“Details create the big picture,” said Sanford Weill, former chairman of Citigroup. In the e-commerce arena, this is most true at the pinnacle of your funnel: the checkout.
Checkout is online retail’s make-or-break moment. It’s the culmination of the customer journey — the moment when a shopper either feels comfortable enough to take out his or her (virtual) wallet, or (virtually) walks away.
The importance of checkout makes it the ideal place to quibble, nitpick, split hairs and otherwise get really fussy about details. There’s no shame in it. Brick-and-mortar retailers do it, and online retailers large and small have long appreciated the importance of doing it. However, only recently have user experience solutions caught up to this awareness.
Today, we have the tools to microscopically examine, step-by-step, how visitors react to our checkout process — where they breeze through, where they get stuck and (ouch!) where they drop off.
In my work at Clicktale, I’ve had the opportunity to work with multiple large-scale websites, from Wal-Mart to Microsoft, serving tens of millions of visitors. Here are a few of the less-intuitive things I’ve learned about making the checkout process smoother:
1. Provide a clear distinction between “Sign In” and “Sign Up” forms. Customers can be easily frustrated and confused by sign-in and sign-up forms, especially if page layout doesn’t clearly differentiate between them. New visitors trying to sign in to nonexistent accounts may abandon your site altogether; returning visitors may inadvertently create duplicate accounts.
By way of example, on an online takeaway site I recently examined, the log-in form and registration form were placed one on top of the other. Thirty-seven percent of new visitors who actually wanted to create a new account started interacting with the “existing member” form.
The reason? Filling out forms from the top is a normal pattern of behavior, and this is what visitors did. So, what should you do? If you decide to position your registration and log-in forms on the same page, avoid placing them one on top of the other. A better solution is positioning forms side-by-side, with a clear distinction between the two.
2. Add “Show Password” on log-in page forms. Returning visitors attempting to log in frequently mistype passwords. On mobile and touch devices, such typos are far more common.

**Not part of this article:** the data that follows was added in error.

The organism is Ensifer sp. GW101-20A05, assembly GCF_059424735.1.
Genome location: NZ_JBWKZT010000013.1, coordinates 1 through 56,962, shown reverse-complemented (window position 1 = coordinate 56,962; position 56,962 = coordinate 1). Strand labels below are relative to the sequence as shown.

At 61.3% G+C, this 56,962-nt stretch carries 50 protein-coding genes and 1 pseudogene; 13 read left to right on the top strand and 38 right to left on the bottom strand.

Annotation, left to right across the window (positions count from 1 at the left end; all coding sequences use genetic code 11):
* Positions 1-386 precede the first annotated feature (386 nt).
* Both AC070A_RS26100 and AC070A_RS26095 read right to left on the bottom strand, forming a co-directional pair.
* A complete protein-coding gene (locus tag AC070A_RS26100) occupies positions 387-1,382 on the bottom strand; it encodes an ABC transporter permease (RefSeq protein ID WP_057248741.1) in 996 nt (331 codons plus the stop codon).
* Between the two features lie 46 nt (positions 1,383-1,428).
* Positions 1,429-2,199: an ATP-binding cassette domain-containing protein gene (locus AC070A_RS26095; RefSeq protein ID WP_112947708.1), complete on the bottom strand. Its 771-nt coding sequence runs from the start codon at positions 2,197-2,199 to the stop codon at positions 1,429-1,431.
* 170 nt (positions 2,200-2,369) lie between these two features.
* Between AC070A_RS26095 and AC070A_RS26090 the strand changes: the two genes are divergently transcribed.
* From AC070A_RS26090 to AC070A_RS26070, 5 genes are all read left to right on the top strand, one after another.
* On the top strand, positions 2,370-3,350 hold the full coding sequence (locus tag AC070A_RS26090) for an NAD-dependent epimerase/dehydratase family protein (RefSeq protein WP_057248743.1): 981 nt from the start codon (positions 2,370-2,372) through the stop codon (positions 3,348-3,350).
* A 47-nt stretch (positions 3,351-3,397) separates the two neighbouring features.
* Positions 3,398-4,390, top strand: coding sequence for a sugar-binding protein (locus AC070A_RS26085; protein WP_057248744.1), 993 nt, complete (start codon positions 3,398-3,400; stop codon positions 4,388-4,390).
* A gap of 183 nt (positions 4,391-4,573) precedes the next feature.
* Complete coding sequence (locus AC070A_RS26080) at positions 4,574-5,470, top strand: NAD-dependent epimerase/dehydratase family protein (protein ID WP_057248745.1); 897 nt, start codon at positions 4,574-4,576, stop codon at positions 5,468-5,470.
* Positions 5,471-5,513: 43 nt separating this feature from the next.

Watching Clicktale’s Session Replays, I found that after more than a minute of struggling with the forms, many returning visitors switched to Guest checkout. Although a conversion is a conversion, Guest purchases do not facilitate the personalization and upsell options that can enhance margins.
What should you do? On any device, but especially on mobile devices with smaller screens, form functionality must be crystal clear. To make it easier for visitors to sign in, provide a “show password” option on password fields. Spare your visitors the hassle of retrieving or changing forgotten passwords with confirmation emails that may take them out of the checkout funnel just because they mistyped.
3. Allow in-cart product editing. In the checkout process, any extraneous navigation is dangerous, and can remove buyers from the funnel. At the same time, last-minute changes are inevitable and must be accommodated.
Directing visitors back to the product or shopping cart page to change product size, color or quantity can divert them from completing their purchase. Instead, keep customers moving forward to conversion by adding an option to edit products in the cart directly from the cart summary page via a pop-up window.
4. Remove below-the-fold product recommendations and offer one-click “Add to Cart.” Product recommendations can dramatically raise margins by offering complementary or impulse-driven products just before checkout. However, Clicktale’s heat maps show that visitors don’t usually scroll down on the cart summary page, ignoring product recommendations positioned below the fold. Therefore, if you want to include product recommendations on the cart summary page, make sure they appear above the fold.
Also, don’t encourage consumers to exit the cart and return to a product page. Allow them to add products to their cart in one click, directly from the product recommendation. Keeping consumers on the shopping cart page helps keep conversions up.
5. Auto-format all number inputs. In one recent Session Replay, I watched a visitor spend four full minutes on a credit card form trying to enter a credit card number. What was this visitor’s “crime”? She entered special characters as separators in the credit card number — dashes or spaces.
Visitors don’t perceive spaces or dashes as special characters for the simple reason that this is the way the number is printed on the credit card itself. Instead of notifying visitors that they have entered their credit card number incorrectly, accept all input formats and auto-format them. This isn’t technologically complex, but if it isn’t possible, at least provide visitors with a clear format example within the field itself or in close proximity to the field.
These are just a few of the many, many ways we can make the checkout process smoother by digging deep into user experience. Leveraging emerging technologies, site stakeholders now have the tools to quibble, nitpick and split hairs, effectively analyzing and tweaking the checkout process in ways that can dramatically impact conversions.
Michal Harel is the director of consulting services at Clicktale, a customer experience analytics platform.